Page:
The Wyoming Highway Patrol hands out nearly twice as many speeding tickets to out-of-state drivers as it does to in-state motorists, but the administrator of the patrol says the agency doesn’t target drivers from outside Wyoming.
An analysis by the Casper Star-Tribune shows that the Wyoming Highway Patrol handed out just over 21,000 speeding tickets to state residents in 2012 while writing nearly 40,000 to drivers from elsewhere in the country.
In 2011, the patrol issued 22,000 speeding tickets to Wyoming drivers while motorists with out-of-state plates received 39,644 speeding tickets, according to the state data.
Col. John Butler, administrator of the Wyoming Highway Patrol, said the agency doesn’t target out-of-state drivers. “We don’t base our enforcement action on what (the) plate (is) and where the people are from,” he said.
Wyoming’s multibillion-dollar tourism industry and the interstate highways that cross the state draw thousands of out-of-state drivers. Butler said tourists who get nabbed for speeding sometimes complain and vow never to return to the state.
“It’s an unfair comment,” Butler said.”We have a job to do.”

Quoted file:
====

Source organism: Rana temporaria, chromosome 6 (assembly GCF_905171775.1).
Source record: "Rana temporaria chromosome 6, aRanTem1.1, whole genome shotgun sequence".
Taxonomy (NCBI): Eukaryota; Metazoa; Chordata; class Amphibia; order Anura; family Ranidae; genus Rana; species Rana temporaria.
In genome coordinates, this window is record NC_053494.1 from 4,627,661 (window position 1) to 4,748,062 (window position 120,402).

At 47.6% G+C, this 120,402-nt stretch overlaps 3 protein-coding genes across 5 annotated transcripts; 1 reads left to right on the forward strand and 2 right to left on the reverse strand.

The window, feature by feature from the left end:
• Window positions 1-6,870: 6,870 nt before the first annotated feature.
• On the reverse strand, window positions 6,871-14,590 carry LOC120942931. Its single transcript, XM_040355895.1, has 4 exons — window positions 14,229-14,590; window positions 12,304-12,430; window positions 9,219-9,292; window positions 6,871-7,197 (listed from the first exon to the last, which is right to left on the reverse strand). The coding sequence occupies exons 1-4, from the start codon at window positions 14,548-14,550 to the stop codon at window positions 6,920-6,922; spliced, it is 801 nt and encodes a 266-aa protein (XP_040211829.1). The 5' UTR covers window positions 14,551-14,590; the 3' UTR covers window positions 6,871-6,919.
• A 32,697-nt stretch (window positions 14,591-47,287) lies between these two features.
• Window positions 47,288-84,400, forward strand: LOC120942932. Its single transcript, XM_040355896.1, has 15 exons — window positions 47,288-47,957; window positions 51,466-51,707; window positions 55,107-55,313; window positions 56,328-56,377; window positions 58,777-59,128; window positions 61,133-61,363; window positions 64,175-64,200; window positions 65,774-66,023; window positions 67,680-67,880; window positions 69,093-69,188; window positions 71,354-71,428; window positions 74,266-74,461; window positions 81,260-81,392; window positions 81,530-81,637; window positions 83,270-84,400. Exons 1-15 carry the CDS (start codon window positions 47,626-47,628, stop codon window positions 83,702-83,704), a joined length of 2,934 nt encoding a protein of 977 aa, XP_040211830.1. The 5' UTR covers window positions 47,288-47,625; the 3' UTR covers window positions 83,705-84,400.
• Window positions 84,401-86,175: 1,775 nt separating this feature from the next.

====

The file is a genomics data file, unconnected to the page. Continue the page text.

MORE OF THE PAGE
But drivers’ advocates are leery of law enforcement’s supposed blind eye to license plates.
“Any time you’re driving outside of your home state, you need to be careful for aggressive law enforcement,” said John Bowman, spokesman for the Wisconsin-based National Motorists Association. “It doesn’t surprise me that Wyoming issues more tickets to out-of-state than in-state drivers. It comes down to practicality.”
Bowman said drivers traveling outside their home state are easy pickings for law enforcement because they are less likely to contest a speeding ticket in court.
“If I am a Wisconsin driver and get ticketed in Wyoming, most likely I won’t be traveling back to the state for a court appearance to contest the ticket,” Bowman said.
The states that tallied the most tickets in Wyoming were Colorado, Utah, California, Montana, Idaho and Texas.
Even though Colorado earned the most out-of-state tickets, Butler said Utah drivers tend to be even wilder on the road.
“They tend to think it’s OK to drive five or 10 miles an hour over the limit,” Butler said of Utah drivers. “I don’t know what it is with them.”
Butler’s advice for those who like to hightail it on the open road is simple: Follow the law.
Butler said he and his colleagues have heard a litany of excuses in their combined years on the job. So many, he said, the patrol “should write a book.” He said he doesn’t recommend the hospital excuse. If someone says he or she is in a hurry to make it there, the patrol calls medical officials to verify.
The bathroom excuse doesn’t work, either, he said. And he added: “I’ve seen people get out of their car and go after we pull them over.”
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